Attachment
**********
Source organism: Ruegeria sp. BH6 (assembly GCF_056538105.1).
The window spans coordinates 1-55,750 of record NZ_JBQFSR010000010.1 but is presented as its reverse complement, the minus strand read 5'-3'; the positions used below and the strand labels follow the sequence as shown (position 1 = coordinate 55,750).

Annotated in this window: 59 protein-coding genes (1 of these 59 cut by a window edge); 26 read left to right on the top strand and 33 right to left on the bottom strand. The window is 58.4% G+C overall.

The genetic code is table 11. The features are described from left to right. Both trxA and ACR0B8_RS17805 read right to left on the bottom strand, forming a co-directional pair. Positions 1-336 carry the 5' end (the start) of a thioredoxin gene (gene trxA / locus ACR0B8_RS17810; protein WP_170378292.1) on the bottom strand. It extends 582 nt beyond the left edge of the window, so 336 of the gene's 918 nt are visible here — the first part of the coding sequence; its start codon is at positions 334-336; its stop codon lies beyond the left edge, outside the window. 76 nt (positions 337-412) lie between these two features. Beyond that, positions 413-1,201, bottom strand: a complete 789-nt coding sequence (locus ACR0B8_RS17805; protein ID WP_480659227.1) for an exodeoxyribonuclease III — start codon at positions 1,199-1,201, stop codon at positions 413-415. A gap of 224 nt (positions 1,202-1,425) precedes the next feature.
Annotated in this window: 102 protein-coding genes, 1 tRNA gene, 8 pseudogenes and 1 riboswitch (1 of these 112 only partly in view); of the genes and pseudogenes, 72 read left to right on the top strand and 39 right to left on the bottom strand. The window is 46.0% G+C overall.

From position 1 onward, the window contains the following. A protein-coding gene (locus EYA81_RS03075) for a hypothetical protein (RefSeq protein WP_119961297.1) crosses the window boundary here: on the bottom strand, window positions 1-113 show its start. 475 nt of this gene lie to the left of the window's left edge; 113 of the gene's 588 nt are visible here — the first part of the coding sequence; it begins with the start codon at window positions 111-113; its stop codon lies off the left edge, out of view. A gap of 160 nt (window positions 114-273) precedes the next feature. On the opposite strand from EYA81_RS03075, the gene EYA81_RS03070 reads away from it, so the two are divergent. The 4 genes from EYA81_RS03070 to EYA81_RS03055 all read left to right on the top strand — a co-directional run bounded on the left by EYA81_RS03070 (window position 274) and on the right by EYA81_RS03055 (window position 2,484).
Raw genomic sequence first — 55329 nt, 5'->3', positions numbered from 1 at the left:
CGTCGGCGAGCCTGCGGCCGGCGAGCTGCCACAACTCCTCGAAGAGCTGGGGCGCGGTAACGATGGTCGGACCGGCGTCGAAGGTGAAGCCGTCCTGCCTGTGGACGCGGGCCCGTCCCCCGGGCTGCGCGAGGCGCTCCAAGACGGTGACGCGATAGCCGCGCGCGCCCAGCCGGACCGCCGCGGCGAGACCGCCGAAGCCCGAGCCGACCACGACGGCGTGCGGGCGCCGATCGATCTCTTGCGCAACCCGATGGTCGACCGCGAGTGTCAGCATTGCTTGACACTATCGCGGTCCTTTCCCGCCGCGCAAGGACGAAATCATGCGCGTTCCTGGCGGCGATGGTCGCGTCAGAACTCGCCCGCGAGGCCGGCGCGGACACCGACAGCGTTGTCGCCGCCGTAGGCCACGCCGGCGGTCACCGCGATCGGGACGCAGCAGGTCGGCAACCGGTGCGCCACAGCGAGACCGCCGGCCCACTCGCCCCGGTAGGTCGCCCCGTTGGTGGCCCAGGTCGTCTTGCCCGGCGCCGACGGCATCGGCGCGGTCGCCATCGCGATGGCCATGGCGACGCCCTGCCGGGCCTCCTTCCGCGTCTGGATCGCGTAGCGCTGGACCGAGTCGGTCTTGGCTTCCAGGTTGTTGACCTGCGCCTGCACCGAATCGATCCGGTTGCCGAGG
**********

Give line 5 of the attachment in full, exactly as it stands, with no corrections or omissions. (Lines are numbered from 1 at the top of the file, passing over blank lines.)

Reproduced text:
Annotated in this window: 102 protein-coding genes, 1 tRNA gene, 8 pseudogenes and 1 riboswitch (1 of these 112 only partly in view); of the genes and pseudogenes, 72 read left to right on the top strand and 39 right to left on the bottom strand. The window is 46.0% G+C overall.